We spoke to Samsung’s head of marketing, Philip Oldham, to find out how its Gear VR headset is helping sales pitches and what new office trends – such as BYOA and adaptable environments – we can expect to see in the near future.
How are you expecting the virtual reality space to grow?
A lot of people assume that virtual reality is about gaming and movies, and just for consumer use. What we’re finding now is that it’s having a lot of traction in the business sector.
VR can be used to give customers a virtual experience as part of your sales or as part of your workflow process. We’ve done a lot of work in the automotive sector. If you think about a city centre car showroom, how do you easily offer someone a test drive? How do you offer them a chance to customise the vehicle? How do you let them look at other cars in the range that aren’t actually there? Samsung’s Gear VR headset is a brilliant way of doing this.
The Gear VR works with the Galaxy Note 4 and the Galaxy S6. You just click your device in to the headset and you can have this 360-degree experience.
We’ve worked with Audi, allowing customers to sit in its new TT in the showroom, put on the headset and get a full test drive. This is a really exciting way of using virtual reality and it really gives a whole new level of flexibility and potential for that business sales process.
What other Samsung products will impact business in the near future?
We’ve got such a broad B2B portfolio ranging from air con, CCTV and fingerprint scanners, to business tablets and large format displays. We’re continuing to develop our B2B range and we’ve got hundreds of new products in the pipeline, including the next wave of mobility products, which will launch at the end of August/beginning of September.
The wearables market is getting really interesting in the business space. It’s a classic example of a product line where people tend to write it off as a gimmick, or something only for sports enthusiasts and early adopters. But actually the technology has a brilliant application for business.
The range of smartwatches that we’ve been commercialising now for several years has already had some really good examples of being used in business. Especially where people need to be hands-free – you don’t want an engineer up a telegraph pole fishing around for a phone. Having a fully connected smartphone with a SIM in it on your wrist gives a whole world of possibilities for business users.
What marketing initiatives have you got planned for the rest of the year?
On the channel side, we’re making sure we deliver the best in class training, support, and sales collateral to the channel. We are investing a lot of money in that area for our channel partner portal and programmes.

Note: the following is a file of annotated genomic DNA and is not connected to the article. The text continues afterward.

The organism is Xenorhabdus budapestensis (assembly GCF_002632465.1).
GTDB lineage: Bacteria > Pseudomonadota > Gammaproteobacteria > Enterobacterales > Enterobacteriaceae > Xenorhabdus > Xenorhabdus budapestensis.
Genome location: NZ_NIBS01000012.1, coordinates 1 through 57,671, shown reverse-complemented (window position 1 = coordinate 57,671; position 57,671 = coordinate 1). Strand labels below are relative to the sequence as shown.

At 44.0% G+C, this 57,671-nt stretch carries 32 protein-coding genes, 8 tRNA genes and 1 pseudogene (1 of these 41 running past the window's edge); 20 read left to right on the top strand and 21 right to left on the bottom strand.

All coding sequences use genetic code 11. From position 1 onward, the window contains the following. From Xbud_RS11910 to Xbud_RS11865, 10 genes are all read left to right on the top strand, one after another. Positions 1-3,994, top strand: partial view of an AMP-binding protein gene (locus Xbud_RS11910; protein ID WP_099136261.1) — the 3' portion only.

Also, it’s really important for us to recognise the channel partners that are doing a really great job. We recently took our top performing resellers and distributors across the market for an afternoon of rugby fun on the turf at Twickenham. As a partner of English Rugby, we’ve got quite a unique chance to be able to do that. We’re absolutely committed to our channel model, we’re a channel company, and we only sell through the channel.
Samsung has great brand awareness in the consumer world, but we’re actually looking to drive that awareness in the B2B side and generate a lot more understanding of what Samsung’s mobility, office, corporate and enterprise solutions can do for businesses.
We found that showing people what our products and solutions can do for a business is the best way of getting the message across. We’ve got a really strong partnership strategy where we work together with a lot of third party app developers, system integrators and solution providers so we can actually deliver to end-users a really strong business proposition.
How is the office environment changing?
Today, we’re seeing a faster change in the expectations for an office environment than we’ve ever seen before. That change is being driven by two big things: One is the expectation that people will work completely mobile. In research we’ve done recently, we’ve seen that a huge number of people are what we call ‘work/life blending’. They are doing personal things during traditional working hours and business things on personal time. People are now being more productive by choosing how and when they work rather than being tied to a traditional 9-5 working day.
We’re discovering that people are bringing their own kit to work because sometimes it’s better than what was issued to them. We’re now even seeing BYOA – bring your own apps. People want to find the most efficient way of getting their work done through the apps that are best designed for the process, which are not always the ones offered by their company.
The second area that’s really driving this change is IoT. You’ve probably seen a lot of talk from Samsung around how we believe IoT is going to drive change in the consumer world, but also in the workplace too. People are going to expect workplaces that are more flexible where the environment can adapt to business requirements.